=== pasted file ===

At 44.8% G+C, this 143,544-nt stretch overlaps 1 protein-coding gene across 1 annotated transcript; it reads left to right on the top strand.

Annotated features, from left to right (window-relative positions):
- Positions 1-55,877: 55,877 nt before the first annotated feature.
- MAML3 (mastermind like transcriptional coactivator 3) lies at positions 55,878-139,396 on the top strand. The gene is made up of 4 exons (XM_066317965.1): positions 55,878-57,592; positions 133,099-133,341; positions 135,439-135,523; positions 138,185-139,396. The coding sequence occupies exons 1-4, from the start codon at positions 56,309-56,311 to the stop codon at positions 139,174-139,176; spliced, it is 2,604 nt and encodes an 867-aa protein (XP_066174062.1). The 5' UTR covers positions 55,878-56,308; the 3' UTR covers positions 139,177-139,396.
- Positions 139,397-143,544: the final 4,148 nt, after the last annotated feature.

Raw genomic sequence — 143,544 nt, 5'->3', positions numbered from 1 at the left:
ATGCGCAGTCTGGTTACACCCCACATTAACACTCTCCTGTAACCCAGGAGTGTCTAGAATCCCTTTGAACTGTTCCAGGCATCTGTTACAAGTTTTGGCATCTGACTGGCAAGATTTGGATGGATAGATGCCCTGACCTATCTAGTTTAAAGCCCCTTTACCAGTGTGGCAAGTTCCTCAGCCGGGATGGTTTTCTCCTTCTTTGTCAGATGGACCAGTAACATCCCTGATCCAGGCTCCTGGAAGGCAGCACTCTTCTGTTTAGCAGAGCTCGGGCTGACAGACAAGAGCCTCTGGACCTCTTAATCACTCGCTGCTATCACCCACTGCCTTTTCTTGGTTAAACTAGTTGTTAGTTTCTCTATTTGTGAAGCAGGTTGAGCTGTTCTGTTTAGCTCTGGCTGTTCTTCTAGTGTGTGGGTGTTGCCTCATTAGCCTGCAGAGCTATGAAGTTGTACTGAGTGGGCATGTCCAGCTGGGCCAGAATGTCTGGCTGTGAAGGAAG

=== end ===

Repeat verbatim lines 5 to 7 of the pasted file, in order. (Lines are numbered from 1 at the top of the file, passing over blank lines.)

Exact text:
- Positions 139,397-143,544: the final 4,148 nt, after the last annotated feature.

Raw genomic sequence — 143,544 nt, 5'->3', positions numbered from 1 at the left:
ATGCGCAGTCTGGTTACACCCCACATTAACACTCTCCTGTAACCCAGGAGTGTCTAGAATCCCTTTGAACTGTTCCAGGCATCTGTTACAAGTTTTGGCATCTGACTGGCAAGATTTGGATGGATAGATGCCCTGACCTATCTAGTTTAAAGCCCCTTTACCAGTGTGGCAAGTTCCTCAGCCGGGATGGTTTTCTCCTTCTTTGTCAGATGGACCAGTAACATCCCTGATCCAGGCTCCTGGAAGGCAGCACTCTTCTGTTTAGCAGAGCTCGGGCTGACAGACAAGAGCCTCTGGACCTCTTAATCACTCGCTGCTATCACCCACTGCCTTTTCTTGGTTAAACTAGTTGTTAGTTTCTCTATTTGTGAAGCAGGTTGAGCTGTTCTGTTTAGCTCTGGCTGTTCTTCTAGTGTGTGGGTGTTGCCTCATTAGCCTGCAGAGCTATGAAGTTGTACTGAGTGGGCATGTCCAGCTGGGCCAGAATGTCTGGCTGTGAAGGAAG